Causes:

Lumbar disc injuries and degeneration are a common injury to the low back. These injuries are usually the result of prior minor injuries to the low back that accumulate, distort the structural integrity and lead to degeneration/desiccation/integrity loss to the lumbar discs over time. Another common cause can be a physically short leg, which also causes distortion to the structural integrity and leads to degeneration/desiccation/integrity loss to the lumbar discs over time.

Anatomy:

The discs of the spine are primarily fibro cartilage that are between each of the vertebra from the second cervical vertebra down to the 5th lumbar vertebra/Sacrum(Pelvis). These fibro cartilage pads provide the spine with flexibility, space for peripheral nerves to exit the spine and axial force distribution. They are not, as commonly thought, “shock absorbers”. The sagittal curves in the spine provide axial force absorption.

The disc itself has an extremely dense and hard center called the nucleus pulposus, which is held in the center of the disc by concentric rings of tissue called the annulus fibrosis.

Symptoms:

When the disc degenerates and loses structural integrity, the nucleus of the disc pushes through the annulus and causes different disc conditions that create pain and nerve dysfunction/pathology. The symptoms from a disc pathology (in order of severity) include but are not limited to:

– Local pain in the low back, axial disc decompression therapy is the first step.
– Radicular Symptoms, which include:

  1. Numbness and tingling in the leg or foot usually on one side, but sometimes bi-laterally. Axial disc decompression therapy is the first step.
  2. Pain in the leg or foot (sciatica), again usually on one side, sometimes both sides. Axial disc decompression therapy is the first step.
  3. Weakness in the leg or foot (“drop foot”) with the onset of loss of muscle mass. A consult with a surgeon is indicated in advanced cases.
  4. Cauda Equina Syndrome, which causes “saddle anesthesia” in the buttock, crotch and inner thighs. Also, the inability to urinate, defecate and sexual impotence. These symptoms are a medical emergency and surgery is indicated right away to prevent permanent damage.

Below is an image describing different disc pathologies

Below is a diagram of the path of the nerve roots of the low back and what parts of the lower extremity are affected by disc pathologies in specific areas.

Treatment/Rehabilitation:

Typically, only the most extreme disc pathologies (sequestrations) require a surgical intervention. Utilizing non-invasive axial disc decompression therapy in conjunction with structural rehabilitation, in the vast majority of cases, is the safest and most long-term effective approach to treating these disc conditions. This approach is the first step in rehabilitating this type of injury, there are two more steps that complete the process for a stable and healthy long-term prognosis.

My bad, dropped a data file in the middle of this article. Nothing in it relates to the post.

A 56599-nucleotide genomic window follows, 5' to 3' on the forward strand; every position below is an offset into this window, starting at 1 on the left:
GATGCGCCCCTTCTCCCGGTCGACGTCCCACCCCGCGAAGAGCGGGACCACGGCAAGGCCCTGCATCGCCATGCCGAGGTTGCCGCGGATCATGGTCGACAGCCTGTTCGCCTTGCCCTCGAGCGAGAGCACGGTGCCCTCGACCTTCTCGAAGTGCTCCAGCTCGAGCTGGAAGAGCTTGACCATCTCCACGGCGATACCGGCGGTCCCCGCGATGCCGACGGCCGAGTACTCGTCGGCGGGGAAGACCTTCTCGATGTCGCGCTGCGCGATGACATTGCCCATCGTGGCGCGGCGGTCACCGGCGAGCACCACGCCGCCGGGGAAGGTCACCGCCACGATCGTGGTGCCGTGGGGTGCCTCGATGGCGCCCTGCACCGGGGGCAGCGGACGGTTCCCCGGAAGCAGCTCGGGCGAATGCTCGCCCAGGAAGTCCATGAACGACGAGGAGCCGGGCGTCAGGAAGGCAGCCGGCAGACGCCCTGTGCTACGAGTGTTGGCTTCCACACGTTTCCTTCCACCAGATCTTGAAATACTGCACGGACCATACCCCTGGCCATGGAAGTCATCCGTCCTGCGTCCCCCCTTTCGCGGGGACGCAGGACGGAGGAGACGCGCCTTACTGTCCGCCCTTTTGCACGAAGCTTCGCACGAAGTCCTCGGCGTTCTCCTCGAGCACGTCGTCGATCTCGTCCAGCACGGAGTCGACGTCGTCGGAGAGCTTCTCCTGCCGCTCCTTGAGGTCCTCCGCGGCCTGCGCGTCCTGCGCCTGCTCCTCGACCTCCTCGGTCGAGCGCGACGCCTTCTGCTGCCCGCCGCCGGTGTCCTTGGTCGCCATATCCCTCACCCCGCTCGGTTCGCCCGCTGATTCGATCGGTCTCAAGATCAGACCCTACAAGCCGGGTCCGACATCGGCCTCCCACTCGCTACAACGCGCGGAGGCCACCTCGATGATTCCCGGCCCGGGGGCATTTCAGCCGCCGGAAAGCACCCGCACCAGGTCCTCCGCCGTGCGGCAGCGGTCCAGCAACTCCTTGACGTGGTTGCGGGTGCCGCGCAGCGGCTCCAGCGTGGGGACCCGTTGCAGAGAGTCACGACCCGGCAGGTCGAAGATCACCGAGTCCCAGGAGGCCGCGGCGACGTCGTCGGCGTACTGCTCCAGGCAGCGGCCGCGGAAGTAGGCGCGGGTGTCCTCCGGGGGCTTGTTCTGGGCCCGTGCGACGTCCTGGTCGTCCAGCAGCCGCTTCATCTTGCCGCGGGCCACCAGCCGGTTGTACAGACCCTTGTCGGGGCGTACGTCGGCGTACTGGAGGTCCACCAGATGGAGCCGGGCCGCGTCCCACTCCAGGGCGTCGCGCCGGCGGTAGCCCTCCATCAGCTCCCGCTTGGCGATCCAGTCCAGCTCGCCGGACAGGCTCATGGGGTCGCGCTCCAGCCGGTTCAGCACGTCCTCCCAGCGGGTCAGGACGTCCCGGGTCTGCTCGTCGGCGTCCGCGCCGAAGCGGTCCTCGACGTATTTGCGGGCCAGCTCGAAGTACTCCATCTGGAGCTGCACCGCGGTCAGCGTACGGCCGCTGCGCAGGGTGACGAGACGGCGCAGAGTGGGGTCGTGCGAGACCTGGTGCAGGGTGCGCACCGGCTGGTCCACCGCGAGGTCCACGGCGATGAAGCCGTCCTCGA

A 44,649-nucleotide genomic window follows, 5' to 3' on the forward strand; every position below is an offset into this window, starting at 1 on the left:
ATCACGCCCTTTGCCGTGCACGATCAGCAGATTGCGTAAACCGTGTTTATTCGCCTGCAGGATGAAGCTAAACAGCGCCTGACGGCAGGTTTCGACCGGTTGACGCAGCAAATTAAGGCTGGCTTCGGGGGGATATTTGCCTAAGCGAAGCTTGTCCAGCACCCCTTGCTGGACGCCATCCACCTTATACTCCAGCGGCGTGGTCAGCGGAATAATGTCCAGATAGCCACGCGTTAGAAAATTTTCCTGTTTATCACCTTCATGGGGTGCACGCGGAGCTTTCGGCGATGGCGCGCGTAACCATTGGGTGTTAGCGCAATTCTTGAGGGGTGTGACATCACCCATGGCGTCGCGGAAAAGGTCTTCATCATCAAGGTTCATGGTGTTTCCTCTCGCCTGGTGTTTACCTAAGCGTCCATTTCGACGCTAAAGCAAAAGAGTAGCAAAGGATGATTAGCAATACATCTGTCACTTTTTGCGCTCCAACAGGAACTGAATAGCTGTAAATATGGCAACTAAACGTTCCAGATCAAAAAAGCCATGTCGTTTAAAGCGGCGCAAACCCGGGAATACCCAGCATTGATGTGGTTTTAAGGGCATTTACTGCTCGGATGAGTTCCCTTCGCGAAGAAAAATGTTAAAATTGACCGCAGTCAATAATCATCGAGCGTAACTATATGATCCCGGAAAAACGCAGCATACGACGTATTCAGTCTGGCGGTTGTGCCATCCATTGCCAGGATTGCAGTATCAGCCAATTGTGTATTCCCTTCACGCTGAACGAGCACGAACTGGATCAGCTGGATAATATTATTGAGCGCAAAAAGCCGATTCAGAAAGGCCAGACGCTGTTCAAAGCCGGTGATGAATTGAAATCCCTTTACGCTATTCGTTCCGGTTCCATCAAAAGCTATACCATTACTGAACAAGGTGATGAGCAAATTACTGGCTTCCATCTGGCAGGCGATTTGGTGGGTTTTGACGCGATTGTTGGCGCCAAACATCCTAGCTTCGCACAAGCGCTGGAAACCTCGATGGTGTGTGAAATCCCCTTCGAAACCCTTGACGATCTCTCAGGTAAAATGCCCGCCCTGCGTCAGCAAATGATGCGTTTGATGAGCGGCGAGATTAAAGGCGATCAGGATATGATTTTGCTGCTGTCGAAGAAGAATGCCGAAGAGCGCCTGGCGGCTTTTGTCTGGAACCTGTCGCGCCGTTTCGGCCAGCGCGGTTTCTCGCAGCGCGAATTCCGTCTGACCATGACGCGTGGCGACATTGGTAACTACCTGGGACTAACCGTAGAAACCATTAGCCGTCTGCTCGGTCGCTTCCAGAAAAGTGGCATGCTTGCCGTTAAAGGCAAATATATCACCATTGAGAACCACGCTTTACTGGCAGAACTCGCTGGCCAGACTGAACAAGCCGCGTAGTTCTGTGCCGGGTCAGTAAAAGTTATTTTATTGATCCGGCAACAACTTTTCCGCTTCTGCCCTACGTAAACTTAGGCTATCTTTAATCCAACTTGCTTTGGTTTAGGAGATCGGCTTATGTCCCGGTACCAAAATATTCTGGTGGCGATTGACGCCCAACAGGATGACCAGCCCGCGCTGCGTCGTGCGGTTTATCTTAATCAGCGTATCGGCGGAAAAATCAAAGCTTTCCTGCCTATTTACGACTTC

After the symptoms have “centralized”, which means that they have receded up the leg and they are just localized to the low back. This shows that the impinged nerve and the disc in the low back is healing. Once the local pain has subsided as well, the second step that needs to be utilized is the reformation of the sagittal (front to back) and coronal (side to side) balance of the spine so that the degeneration that caused the issue is stopped from progressing at an advancing rate. This is done with different forms of traction to the spine and postural exercises in order to restore structural integrity. If this is not done, the chances of the condition re-emerging soon are high.

Likely the condition will establish a pattern of increasing in severity, frequency and duration over time. The structure of the spine being compromised puts abnormal pressure on the disc, therefore causing the issue to come right back and progressively worsen. This is when surgery becomes the only option. The final step of the rehabilitation process is strengthening the structural changes made so the condition is fully rehabilitated. Here we use spinal stabilization exercises, doctor prescribed spinal orthotics and specific postural exercises. If (patient compliance after rehab is always a big “IF”) the patient utilizes these tools after rehabilitation to keep the condition stable, the prognosis is good.

Healthy Structure = Healthy Tissue:

Below is a diagram of the “ideal” structure of the spine in the sagittal (front to back) plane. Restoring as much of this “ideal” structure as possible (which depends on the amount of degeneration already in the spine) is vital to a good long-term prognosis and the avoidance of surgical intervention. To orient yourself with the image, the top is the neck and the bottom is the top of the pelvis. The left side is the front of the spine and the right side is the back of the spine. These curves form front to back, alternating from cervical (lordosis) to thoracic (kyphosis) to lumbar (lordosis), create a “balance” and provide shock absorption to the spine against gravity. This is the primary reason that our practice name is Vital-Balance.

Below is shown the effects of coronal (right to left) imbalance to the low back and pelvis caused by a short leg. Balancing leg length and the pelvis/low back is another factor in improving the long-term prognosis of this condition.

I want to make clear that the above represents the vast majority of cases that present to our clinic. These are not the only reason these problems develop. In many cases it is a combination of the above causes and in some cases, there is another level of complexity or genetic predisposition. However you do develop the problem, we are able to accommodate and rehabilitate (with the proper equipment, technology and clinical experience almost all cases of lumbar disc injuries.

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